Sunday, January 09, 2011

Arizona Bans extremist Latino Studies Program in Tucson school

A new immigration debate is burning in Arizona this week after the state's attorney general declared a Tucson school district's Mexican-American program illegal -- while similar class programs for blacks, Asians and American Indians were left standing.

"It's propagandizing and brainwashing that's going on there," Tom Horne, the new attorney general said earlier this week referring to the Latino program. He ruled it violated a new state law that went into effect on Jan. 1, the New York Times reported Saturday.

When he was the state's superintendent of public instruction, Horne wrote the bill challenging the program. The legislature passed it last spring, and Gov. Jan Brewer signed it into law in May at a time when Arizona was mired in protests against its new anti-illegal immigration law.

Now, adding to an already combustible racial and ethnic climate in the heavily Hispanic state, 11 teachers have filed suit in federal courts challenging the new ethnic-studies law, the one that is backed by Horne.

In the Tucson school case, the state claims that the Latino program is more about creating future activists and less about education.

Horne's fight with Tucson goes back to 2007, the Times reported, when Dolores Huerta, co-founder with Cesar Chavez of the United Farm Workers, told high school students in a speech that Republicans hated Latinos. And Horne is a Republican.

Arizona school districts may lose 10 percent of their state funds if their ethnic studies programs fail to meet new state standards. Programs that support the overthrow of the United States government are banned. Also prohibited are classes that encourage hatred or resentment toward a race, or that focus on one race, or that support ethnic solidarity instead of individuality.

Horne said that Tucson's Latino program violated all those provisions. The district has 60 days to comply with the new law, although Horne indicated that the program would be ended anyway. He said that other districts ethnic-studies programs could continue, absent any complaints.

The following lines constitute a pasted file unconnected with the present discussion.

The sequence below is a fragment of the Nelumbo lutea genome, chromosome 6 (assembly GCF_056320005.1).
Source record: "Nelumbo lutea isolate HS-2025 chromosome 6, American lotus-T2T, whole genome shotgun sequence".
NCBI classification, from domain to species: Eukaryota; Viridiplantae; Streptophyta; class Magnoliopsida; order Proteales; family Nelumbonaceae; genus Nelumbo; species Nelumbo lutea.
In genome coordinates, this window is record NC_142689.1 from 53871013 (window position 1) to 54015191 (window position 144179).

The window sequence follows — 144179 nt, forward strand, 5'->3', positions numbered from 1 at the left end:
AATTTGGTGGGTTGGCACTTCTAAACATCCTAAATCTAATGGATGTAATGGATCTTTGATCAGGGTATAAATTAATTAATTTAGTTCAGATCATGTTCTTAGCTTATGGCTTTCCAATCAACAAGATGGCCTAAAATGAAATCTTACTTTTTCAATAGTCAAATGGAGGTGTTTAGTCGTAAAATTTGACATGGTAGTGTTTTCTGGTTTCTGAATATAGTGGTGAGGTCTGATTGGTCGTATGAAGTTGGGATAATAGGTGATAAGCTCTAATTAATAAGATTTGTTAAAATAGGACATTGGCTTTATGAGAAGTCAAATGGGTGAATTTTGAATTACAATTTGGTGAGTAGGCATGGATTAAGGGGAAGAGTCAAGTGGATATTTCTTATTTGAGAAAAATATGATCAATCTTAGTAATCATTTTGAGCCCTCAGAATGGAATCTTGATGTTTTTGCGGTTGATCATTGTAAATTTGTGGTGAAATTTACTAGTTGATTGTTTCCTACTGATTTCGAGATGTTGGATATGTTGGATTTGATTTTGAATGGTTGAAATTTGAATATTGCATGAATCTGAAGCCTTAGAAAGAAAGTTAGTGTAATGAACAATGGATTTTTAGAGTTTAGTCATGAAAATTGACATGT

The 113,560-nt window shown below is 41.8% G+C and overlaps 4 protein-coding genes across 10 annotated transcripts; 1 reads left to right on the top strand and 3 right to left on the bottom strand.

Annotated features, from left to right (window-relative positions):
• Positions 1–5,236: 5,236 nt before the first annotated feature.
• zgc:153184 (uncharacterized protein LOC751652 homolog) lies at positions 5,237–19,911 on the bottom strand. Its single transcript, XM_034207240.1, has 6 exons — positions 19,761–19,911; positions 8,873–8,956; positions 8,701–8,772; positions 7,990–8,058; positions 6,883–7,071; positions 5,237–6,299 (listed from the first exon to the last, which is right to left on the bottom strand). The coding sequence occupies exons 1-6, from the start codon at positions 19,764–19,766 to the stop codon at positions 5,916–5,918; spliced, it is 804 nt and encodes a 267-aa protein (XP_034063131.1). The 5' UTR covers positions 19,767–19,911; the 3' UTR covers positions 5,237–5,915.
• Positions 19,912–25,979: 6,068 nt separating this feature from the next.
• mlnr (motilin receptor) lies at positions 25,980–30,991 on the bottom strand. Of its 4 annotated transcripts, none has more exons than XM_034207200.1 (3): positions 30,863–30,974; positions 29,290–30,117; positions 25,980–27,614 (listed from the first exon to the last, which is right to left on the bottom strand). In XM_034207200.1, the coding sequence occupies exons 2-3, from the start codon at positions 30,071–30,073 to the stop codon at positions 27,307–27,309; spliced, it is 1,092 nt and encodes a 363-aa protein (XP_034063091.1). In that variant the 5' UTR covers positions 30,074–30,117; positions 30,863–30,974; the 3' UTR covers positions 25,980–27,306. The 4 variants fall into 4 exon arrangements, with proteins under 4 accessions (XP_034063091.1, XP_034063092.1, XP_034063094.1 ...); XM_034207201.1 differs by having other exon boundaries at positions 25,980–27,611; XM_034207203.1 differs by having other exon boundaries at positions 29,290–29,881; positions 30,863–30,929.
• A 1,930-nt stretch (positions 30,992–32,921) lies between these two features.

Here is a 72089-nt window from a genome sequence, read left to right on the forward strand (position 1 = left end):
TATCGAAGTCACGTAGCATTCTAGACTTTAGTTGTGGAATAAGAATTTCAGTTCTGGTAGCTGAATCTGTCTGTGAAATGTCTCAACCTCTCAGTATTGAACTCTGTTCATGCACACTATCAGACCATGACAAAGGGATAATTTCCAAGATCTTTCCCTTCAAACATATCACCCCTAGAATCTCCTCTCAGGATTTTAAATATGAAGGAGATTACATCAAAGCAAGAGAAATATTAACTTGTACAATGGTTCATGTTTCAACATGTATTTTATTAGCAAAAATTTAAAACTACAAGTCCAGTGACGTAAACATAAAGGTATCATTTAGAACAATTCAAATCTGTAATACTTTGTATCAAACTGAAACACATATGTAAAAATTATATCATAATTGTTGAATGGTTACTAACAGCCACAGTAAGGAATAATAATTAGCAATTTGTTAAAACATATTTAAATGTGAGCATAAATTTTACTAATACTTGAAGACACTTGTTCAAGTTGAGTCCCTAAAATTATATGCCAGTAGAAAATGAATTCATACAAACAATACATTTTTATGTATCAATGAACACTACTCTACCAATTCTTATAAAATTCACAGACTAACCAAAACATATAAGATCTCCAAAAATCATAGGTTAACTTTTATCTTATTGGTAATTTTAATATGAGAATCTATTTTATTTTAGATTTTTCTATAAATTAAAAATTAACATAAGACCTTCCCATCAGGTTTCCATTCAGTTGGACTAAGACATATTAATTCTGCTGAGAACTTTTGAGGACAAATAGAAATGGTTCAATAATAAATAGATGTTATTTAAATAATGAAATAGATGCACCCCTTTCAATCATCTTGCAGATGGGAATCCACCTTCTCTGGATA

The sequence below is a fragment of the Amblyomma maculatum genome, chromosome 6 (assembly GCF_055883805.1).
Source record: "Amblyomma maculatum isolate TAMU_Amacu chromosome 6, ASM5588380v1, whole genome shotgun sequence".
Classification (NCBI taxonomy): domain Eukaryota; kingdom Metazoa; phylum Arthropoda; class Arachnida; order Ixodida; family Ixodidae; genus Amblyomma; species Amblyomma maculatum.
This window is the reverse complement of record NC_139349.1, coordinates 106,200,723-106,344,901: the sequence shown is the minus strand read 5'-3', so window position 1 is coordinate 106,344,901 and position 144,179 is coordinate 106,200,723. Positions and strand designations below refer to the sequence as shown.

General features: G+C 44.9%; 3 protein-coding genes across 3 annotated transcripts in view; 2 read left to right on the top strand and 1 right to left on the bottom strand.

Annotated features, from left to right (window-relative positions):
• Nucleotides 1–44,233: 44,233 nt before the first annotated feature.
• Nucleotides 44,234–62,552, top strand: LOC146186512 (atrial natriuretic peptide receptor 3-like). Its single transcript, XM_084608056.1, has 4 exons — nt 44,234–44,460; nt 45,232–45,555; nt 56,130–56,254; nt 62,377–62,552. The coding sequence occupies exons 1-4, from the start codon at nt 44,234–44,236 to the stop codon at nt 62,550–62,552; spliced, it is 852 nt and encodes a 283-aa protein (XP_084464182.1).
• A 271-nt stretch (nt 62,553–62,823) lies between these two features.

At Tucson High Magnet School where nearly all the students enrolled in Curtis Acosta's Latino literature class were Mexican-American, students expressed anger, asking how they could protest Horne's decision. "They wrote a state law to snuff this program out, just us little Chicanitos," Acosta told the New York Times. "The idea of losing this is emotional."

On the other side, Horne was asked if he felt he was being compared to Bull Connor, the Alabama police commissioner whose violence against blacks and other freedom fighters became the image of bigotry in the 1960s. Horne said he had joined the March on Washington in 1963, and lashed out at his critics, saying, "They are the 'Bull Connors.' They are the ones re-segregating."


Teachers MUST be free to touch children, says British education boss as he vows to restore common sense in schools

Michael Gove has said music teachers must be free to touch children to show them techniques, after a performers' group said all physical contact should be avoided.

The Musicians' Union sparked outrage when they released a video, supported by the NSPCC, telling teachers not to get too close to youngsters - amid fears they could be branded paedophiles. They insisted the policy was necessary to protect tutors who are suspended instantly when an accusation of inappropriate touching is made.

Education secretary Mr Gove said the video was pandering to peoples' fears and teachers have branded the tape a 'hysterical over reaction'.

The film - entitled 'Keeping Children Safe In Music' - shows a sinister looking music teacher helping a boy to play the violin. As the teacher intervenes to correct his play by putting a hand on his shoulder and his fingers in the correct place on the strings, the youngster looks concerned.

In a letter to the Musicians' Union general secretary John Smith, Mr Gove wrote: 'By telling your music teachers that they should avoid any physical contact with children, it sends out completely the wrong message. 'It plays to a culture of fear among both adults and children, reinforcing the message that any adult who touches a child is somehow guilty of inappropriate contact.'

The Department for Education 'is taking steps to restore common sense to this whole area' he said.

Mr Gove confirmed in October last year that he intends to scrap so-called 'no touch' rules which discourage teachers from restraining and comforting children.